11. Slash featuring Myles Kennedy & The Conspirators, “Living the Dream,” Roadrunner Records
They have never sounded better and things are really starting to gel with Myles Kennedy on the mic. It seems as if they are no longer a Guns N’ Roses cover band with some originals thrown in for good measure, but a full-fledged rock ’n’ roll machine of their own.

12. J Mascis, “Elastic Days,” Sub Pop Records
This features acoustic strumming front and center coupled with his familiar nasal-tinged impassioned whine. The other instrumentation is kept to a minimum, and with his very gentle serenades he quietly morphs into the most sensitive, skull-crushing, earth-shaking, and fear-inducing cuddly creature ever. These are his “Elastic Days,” so kick back and take it easy with this one for now, because he is sure to be stretching back to his roar soon enough.

13. Glen Philips, “Swallowed by the New,” Compass Records
The lead vocalist of Toad the Wet Sprocket ventures out alone and the disc’s lifeblood flows through a very familiar Toad vein. It should be noted that it was inspired by his divorce and its aftermath, so it isn’t the most upbeat affair, but those familiar with his late ’80s band know that their lyrics could easily go down a dark road.

14. John Wesley Harding, “Greatest Other People’s Hits,” Omnivore Records
The 17-track collection is culled from material over his entire career. The versions are primarily stripped-down acoustic renditions, with many taking an entirely new direction from the original composition and in some cases surpassing the familiar.

15. Bottle Rockets, “Bit Logic,” Bloodshot Records
They have managed to keep it together for over a quarter-century, and just like a fine wine (a comparison I am sure they get all the time) they only seem to get better with age. This set leans harder on the country side, but there is still plenty of fuzzed-out, feedback-riddled guitar, combined with that twanged-out tone that provides the soundtrack to life in rural America.

16. Mark Lanegan and Duke Garwood, “With Animals,” Pias
If you expect this album to rock and be the feel good-album of the year, you may want to look away. Be prepared for the complete opposite: chills through your entire body with a deep exploration into death. This is going to take you on a dark adventure you may not soon recover from, but it is a trip well worth the exploration.

17. Joe Perry, “Sweetzerland Manifesto,” Roman Records, Inc
This CD is all about his instrument, and it is front and center on most every track. Who else starts off with an instrumental but a guitarist? It is a raw collection of solid blues and rock tracks that have not been overworked or over-polished.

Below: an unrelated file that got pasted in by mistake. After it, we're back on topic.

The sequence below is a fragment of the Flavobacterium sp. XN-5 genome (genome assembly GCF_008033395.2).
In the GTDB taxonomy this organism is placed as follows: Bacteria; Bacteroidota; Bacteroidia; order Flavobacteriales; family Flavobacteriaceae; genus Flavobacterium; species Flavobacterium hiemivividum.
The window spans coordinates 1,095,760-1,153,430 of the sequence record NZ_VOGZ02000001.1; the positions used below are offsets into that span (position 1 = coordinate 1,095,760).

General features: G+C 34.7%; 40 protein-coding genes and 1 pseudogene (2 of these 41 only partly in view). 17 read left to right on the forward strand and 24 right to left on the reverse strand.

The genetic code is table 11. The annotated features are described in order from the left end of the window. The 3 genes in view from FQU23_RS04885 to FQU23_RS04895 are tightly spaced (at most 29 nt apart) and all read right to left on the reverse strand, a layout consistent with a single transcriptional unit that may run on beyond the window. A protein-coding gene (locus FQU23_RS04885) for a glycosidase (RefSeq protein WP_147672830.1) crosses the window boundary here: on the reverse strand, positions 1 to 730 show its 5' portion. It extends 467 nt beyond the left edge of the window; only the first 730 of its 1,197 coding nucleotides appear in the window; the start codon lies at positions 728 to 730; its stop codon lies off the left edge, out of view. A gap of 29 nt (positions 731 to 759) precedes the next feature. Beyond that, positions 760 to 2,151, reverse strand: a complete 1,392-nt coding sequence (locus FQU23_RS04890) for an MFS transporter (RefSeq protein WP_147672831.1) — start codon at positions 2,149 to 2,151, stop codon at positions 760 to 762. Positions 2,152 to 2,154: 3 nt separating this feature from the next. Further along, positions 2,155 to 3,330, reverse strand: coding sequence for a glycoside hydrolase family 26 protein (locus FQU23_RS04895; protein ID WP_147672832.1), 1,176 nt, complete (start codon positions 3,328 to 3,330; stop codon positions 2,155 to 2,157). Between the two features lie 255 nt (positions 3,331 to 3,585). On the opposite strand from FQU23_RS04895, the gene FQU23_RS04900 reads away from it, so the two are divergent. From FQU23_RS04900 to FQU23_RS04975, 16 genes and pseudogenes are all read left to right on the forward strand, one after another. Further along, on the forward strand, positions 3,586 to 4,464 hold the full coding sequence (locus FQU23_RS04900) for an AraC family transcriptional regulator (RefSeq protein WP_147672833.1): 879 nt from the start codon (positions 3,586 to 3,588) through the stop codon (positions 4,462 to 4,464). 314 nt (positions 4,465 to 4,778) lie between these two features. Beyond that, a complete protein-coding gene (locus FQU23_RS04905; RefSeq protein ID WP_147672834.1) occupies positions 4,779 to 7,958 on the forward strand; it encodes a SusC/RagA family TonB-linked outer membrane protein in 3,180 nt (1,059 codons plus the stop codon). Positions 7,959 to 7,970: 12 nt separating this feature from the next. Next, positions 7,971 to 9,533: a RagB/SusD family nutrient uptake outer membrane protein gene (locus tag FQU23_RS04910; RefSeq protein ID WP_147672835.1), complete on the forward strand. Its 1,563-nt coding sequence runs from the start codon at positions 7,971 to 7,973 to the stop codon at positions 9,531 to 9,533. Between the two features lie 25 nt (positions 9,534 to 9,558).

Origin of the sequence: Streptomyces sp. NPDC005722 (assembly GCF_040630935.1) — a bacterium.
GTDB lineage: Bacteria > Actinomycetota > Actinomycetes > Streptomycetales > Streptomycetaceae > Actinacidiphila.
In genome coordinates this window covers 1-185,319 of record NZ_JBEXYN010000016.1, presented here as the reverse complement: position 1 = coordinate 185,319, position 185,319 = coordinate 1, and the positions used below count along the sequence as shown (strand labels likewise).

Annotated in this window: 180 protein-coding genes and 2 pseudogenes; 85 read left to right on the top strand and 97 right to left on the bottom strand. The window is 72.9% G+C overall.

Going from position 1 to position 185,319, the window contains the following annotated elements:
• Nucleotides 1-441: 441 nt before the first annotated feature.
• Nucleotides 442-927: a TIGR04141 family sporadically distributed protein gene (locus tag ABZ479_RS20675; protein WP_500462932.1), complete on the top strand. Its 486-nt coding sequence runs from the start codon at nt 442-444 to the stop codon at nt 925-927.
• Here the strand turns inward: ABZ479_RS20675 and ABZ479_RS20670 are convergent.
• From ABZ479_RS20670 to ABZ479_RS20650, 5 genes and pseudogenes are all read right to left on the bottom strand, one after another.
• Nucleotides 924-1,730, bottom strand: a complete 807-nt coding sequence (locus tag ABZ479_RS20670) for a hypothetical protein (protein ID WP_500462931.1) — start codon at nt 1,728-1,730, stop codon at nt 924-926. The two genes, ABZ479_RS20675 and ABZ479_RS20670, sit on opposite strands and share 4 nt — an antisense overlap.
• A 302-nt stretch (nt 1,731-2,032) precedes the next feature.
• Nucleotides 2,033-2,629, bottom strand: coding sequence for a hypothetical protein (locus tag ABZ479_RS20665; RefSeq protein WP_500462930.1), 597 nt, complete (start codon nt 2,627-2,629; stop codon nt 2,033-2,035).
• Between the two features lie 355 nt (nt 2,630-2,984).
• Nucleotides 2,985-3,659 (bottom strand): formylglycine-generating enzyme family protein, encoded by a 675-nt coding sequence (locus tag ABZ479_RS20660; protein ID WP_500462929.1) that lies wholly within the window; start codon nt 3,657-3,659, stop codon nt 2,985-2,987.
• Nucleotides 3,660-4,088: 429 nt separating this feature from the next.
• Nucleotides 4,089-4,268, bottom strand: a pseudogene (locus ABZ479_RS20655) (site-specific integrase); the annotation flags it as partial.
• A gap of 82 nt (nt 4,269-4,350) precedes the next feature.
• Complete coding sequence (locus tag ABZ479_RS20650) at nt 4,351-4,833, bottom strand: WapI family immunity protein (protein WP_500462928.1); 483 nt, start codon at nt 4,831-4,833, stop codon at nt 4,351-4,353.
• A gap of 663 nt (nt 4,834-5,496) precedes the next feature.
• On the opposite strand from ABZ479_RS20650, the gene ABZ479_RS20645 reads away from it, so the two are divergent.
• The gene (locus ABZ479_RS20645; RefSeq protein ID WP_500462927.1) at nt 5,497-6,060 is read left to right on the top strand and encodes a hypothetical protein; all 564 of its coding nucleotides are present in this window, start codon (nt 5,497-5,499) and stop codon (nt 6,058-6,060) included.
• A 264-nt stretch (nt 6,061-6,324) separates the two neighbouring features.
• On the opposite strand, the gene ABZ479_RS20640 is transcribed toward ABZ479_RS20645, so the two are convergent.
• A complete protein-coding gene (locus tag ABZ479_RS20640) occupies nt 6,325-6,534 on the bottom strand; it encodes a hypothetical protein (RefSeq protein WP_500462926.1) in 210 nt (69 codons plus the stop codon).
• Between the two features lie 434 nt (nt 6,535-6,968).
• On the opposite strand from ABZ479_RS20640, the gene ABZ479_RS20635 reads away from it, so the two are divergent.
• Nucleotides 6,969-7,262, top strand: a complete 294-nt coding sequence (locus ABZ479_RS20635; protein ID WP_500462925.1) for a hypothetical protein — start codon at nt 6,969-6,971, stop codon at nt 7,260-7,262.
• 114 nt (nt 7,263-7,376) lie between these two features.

18. Eels, “The Deconstruction,” PIAS
He continues doing what he does best, defying commercialism and throwing conventional music-making aside, creating beautiful lush arrangements. This time he only goes into grooves, hooks and loops for a few cuts; instead he opts for gentle piano, acoustic guitar and some serious pulling of the heart strings. He even makes time for a brief lullaby to his son Archie.

19. Guns N Roses, “Appetite for Destruction,” Geffen Records
Sure it was released 30 years ago, and may not technically qualify as a new release, but to not mention this reissue in a 2018 best of list would be criminal. The packaging goes above and beyond, and of course there is the music, featuring 73 tracks with 49 previously unreleased. There are electric and acoustic versions of their rendition of the Rolling Stones “Jumpin’ Jack Flash,” the acoustic “Move to the City,” and all the other amazing Sound City Sessions. If you have a large Appetite for all things Guns N Roses, which you should, then this will be very satiating.

20. Rolling Stones, “From the Vault: No Security – San Jose 1999,” Eagle Rock
The patented Keith Richards’ double pump leg move literally kicked off the show. The entire performance is incredible. The set was heavy on hits, but included the rarely played “Some Girls” and a blistering rendition of “Out of Control” that would make you think it was as welcomed by fans as “Jumpin’ Jack Flash,” which was equally unbelievable. Other highlights include Keith’s solo vocal spot. The Rolling Stones ARE the “World’s Greatest Rock N Roll Band.”

Brian Chozick is owner of Tumblin’
Dice Music. Drop him a line at